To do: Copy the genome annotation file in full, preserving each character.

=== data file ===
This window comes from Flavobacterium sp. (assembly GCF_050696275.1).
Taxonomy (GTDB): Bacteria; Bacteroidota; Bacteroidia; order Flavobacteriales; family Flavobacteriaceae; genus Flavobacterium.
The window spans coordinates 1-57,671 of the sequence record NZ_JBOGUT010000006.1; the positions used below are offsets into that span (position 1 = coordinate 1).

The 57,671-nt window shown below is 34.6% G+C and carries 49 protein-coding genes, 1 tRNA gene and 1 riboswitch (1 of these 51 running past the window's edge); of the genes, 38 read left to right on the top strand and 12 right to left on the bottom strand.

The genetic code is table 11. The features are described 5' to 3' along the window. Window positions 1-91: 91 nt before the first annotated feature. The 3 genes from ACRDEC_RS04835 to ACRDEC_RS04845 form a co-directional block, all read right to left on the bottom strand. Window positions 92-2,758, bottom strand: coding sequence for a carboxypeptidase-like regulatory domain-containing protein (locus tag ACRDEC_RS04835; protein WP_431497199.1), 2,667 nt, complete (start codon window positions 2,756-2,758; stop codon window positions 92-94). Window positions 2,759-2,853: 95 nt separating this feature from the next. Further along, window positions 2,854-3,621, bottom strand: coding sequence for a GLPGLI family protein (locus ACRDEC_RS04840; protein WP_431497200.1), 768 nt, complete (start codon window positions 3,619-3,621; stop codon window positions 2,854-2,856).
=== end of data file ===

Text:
This window comes from Flavobacterium sp. (assembly GCF_050696275.1).
Taxonomy (GTDB): Bacteria; Bacteroidota; Bacteroidia; order Flavobacteriales; family Flavobacteriaceae; genus Flavobacterium.
The window spans coordinates 1-57,671 of the sequence record NZ_JBOGUT010000006.1; the positions used below are offsets into that span (position 1 = coordinate 1).

The 57,671-nt window shown below is 34.6% G+C and carries 49 protein-coding genes, 1 tRNA gene and 1 riboswitch (1 of these 51 running past the window's edge); of the genes, 38 read left to right on the top strand and 12 right to left on the bottom strand.

The genetic code is table 11. The features are described 5' to 3' along the window. Window positions 1-91: 91 nt before the first annotated feature. The 3 genes from ACRDEC_RS04835 to ACRDEC_RS04845 form a co-directional block, all read right to left on the bottom strand. Window positions 92-2,758, bottom strand: coding sequence for a carboxypeptidase-like regulatory domain-containing protein (locus tag ACRDEC_RS04835; protein WP_431497199.1), 2,667 nt, complete (start codon window positions 2,756-2,758; stop codon window positions 92-94). Window positions 2,759-2,853: 95 nt separating this feature from the next. Further along, window positions 2,854-3,621, bottom strand: coding sequence for a GLPGLI family protein (locus ACRDEC_RS04840; protein WP_431497200.1), 768 nt, complete (start codon window positions 3,619-3,621; stop codon window positions 2,854-2,856).